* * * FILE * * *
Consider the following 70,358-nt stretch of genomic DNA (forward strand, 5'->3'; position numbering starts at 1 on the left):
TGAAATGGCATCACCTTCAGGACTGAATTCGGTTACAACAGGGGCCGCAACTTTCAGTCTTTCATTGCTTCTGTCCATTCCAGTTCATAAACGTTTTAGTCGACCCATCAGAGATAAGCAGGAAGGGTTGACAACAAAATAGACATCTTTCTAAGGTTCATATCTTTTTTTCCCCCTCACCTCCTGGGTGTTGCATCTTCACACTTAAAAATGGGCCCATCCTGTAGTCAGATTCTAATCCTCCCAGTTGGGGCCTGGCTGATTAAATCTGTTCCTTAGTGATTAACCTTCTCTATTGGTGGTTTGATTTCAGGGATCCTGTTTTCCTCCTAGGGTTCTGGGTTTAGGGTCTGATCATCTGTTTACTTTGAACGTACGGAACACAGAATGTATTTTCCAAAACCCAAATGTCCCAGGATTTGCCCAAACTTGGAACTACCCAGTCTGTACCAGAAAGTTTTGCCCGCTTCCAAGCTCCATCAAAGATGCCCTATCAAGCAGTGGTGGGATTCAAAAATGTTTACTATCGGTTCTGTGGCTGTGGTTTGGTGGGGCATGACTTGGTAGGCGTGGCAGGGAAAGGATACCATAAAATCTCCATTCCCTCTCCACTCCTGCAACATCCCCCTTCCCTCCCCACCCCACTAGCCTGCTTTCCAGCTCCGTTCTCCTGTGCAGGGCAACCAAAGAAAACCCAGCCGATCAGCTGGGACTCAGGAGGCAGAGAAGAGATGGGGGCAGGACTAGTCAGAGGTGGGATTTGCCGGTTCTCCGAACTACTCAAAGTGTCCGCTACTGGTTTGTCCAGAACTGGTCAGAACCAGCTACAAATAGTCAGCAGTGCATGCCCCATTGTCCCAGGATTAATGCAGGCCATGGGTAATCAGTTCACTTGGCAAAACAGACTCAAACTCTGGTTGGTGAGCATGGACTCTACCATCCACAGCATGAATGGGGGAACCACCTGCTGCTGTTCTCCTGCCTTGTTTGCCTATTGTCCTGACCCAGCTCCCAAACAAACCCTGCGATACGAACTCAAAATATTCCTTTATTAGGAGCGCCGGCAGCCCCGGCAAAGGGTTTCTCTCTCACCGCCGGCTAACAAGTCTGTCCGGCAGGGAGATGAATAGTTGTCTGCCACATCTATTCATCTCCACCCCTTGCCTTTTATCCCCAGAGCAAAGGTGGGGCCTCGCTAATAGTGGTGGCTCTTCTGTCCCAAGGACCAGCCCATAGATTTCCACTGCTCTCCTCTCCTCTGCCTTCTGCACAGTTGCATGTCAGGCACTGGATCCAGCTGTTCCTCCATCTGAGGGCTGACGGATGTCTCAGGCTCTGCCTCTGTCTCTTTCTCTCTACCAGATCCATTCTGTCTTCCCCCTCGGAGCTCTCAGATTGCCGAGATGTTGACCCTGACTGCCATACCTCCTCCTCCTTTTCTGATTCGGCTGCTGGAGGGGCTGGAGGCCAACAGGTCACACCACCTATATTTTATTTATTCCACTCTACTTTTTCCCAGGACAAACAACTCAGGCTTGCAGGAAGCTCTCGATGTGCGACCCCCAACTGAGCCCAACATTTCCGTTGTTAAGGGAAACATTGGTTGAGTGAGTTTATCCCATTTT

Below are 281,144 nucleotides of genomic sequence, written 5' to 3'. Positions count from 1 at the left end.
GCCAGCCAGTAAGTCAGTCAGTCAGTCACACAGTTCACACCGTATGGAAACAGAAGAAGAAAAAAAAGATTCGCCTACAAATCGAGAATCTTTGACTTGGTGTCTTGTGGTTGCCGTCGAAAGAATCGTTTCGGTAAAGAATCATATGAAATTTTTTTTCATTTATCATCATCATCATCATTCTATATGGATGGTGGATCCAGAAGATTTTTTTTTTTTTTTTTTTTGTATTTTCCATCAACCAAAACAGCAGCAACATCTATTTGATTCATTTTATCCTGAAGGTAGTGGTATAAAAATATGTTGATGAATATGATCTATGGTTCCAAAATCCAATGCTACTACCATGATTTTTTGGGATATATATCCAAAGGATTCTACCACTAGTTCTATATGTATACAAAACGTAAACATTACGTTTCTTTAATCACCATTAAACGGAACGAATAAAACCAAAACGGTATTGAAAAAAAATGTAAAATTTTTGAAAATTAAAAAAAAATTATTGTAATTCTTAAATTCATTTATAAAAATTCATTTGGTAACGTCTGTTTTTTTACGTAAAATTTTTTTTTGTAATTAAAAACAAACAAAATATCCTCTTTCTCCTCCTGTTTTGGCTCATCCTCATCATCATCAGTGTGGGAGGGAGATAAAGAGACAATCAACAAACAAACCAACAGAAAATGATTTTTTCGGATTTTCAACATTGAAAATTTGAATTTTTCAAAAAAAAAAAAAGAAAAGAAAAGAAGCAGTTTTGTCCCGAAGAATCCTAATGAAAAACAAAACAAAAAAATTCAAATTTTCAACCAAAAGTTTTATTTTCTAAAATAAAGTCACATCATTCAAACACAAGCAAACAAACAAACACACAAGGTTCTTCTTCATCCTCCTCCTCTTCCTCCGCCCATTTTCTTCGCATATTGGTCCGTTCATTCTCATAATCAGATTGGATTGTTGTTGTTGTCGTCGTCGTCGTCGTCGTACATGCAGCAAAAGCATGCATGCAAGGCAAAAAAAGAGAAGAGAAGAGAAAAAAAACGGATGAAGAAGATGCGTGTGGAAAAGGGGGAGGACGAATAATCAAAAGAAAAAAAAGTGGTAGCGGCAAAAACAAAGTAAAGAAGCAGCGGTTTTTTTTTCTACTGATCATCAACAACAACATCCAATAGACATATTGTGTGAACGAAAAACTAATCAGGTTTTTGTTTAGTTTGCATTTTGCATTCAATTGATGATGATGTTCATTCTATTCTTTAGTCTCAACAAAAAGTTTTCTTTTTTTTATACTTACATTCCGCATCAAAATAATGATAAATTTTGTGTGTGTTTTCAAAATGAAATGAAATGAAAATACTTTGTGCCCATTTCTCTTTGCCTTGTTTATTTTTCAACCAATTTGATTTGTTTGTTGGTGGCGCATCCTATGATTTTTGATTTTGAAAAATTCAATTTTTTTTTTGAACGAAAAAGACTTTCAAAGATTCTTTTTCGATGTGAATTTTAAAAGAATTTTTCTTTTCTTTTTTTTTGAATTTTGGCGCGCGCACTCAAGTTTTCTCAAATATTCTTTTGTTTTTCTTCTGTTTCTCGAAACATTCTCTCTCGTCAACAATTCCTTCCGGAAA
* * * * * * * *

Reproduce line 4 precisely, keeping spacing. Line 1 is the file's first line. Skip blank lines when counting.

GCCAGCCAGTAAGTCAGTCAGTCAGTCACACAGTTCACACCGTATGGAAACAGAAGAAGAAAAAAAAGATTCGCCTACAAATCGAGAATCTTTGACTTGGTGTCTTGTGGTTGCCGTCGAAAGAATCGTTTCGGTAAAGAATCATATGAAATTTTTTTTCATTTATCATCATCATCATCATTCTATATGGATGGTGGATCCAGAAGATTTTTTTTTTTTTTTTTTTTGTATTTTCCATCAACCAAAACAGCAGCAACATCTATTTGATTCATTTTATCCTGAAGGTAGTGGTATAAAAATATGTTGATGAATATGATCTATGGTTCCAAAATCCAATGCTACTACCATGATTTTTTGGGATATATATCCAAAGGATTCTACCACTAGTTCTATATGTATACAAAACGTAAACATTACGTTTCTTTAATCACCATTAAACGGAACGAATAAAACCAAAACGGTATTGAAAAAAAATGTAAAATTTTTGAAAATTAAAAAAAAATTATTGTAATTCTTAAATTCATTTATAAAAATTCATTTGGTAACGTCTGTTTTTTTACGTAAAATTTTTTTTTGTAATTAAAAACAAACAAAATATCCTCTTTCTCCTCCTGTTTTGGCTCATCCTCATCATCATCAGTGTGGGAGGGAGATAAAGAGACAATCAACAAACAAACCAACAGAAAATGATTTTTTCGGATTTTCAACATTGAAAATTTGAATTTTTCAAAAAAAAAAAAAGAAAAGAAAAGAAGCAGTTTTGTCCCGAAGAATCCTAATGAAAAACAAAACAAAAAAATTCAAATTTTCAACCAAAAGTTTTATTTTCTAAAATAAAGTCACATCATTCAAACACAAGCAAACAAACAAACACACAAGGTTCTTCTTCATCCTCCTCCTCTTCCTCCGCCCATTTTCTTCGCATATTGGTCCGTTCATTCTCATAATCAGATTGGATTGTTGTTGTTGTCGTCGTCGTCGTCGTCGTACATGCAGCAAAAGCATGCATGCAAGGCAAAAAAAGAGAAGAGAAGAGAAAAAAAACGGATGAAGAAGATGCGTGTGGAAAAGGGGGAGGACGAATAATCAAAAGAAAAAAAAGTGGTAGCGGCAAAAACAAAGTAAAGAAGCAGCGGTTTTTTTTTCTACTGATCATCAACAACAACATCCAATAGACATATTGTGTGAACGAAAAACTAATCAGGTTTTTGTTTAGTTTGCATTTTGCATTCAATTGATGATGATGTTCATTCTATTCTTTAGTCTCAACAAAAAGTTTTCTTTTTTTTATACTTACATTCCGCATCAAAATAATGATAAATTTTGTGTGTGTTTTCAAAATGAAATGAAATGAAAATACTTTGTGCCCATTTCTCTTTGCCTTGTTTATTTTTCAACCAATTTGATTTGTTTGTTGGTGGCGCATCCTATGATTTTTGATTTTGAAAAATTCAATTTTTTTTTTGAACGAAAAAGACTTTCAAAGATTCTTTTTCGATGTGAATTTTAAAAGAATTTTTCTTTTCTTTTTTTTTGAATTTTGGCGCGCGCACTCAAGTTTTCTCAAATATTCTTTTGTTTTTCTTCTGTTTCTCGAAACATTCTCTCTCGTCAACAATTCCTTCCGGAAA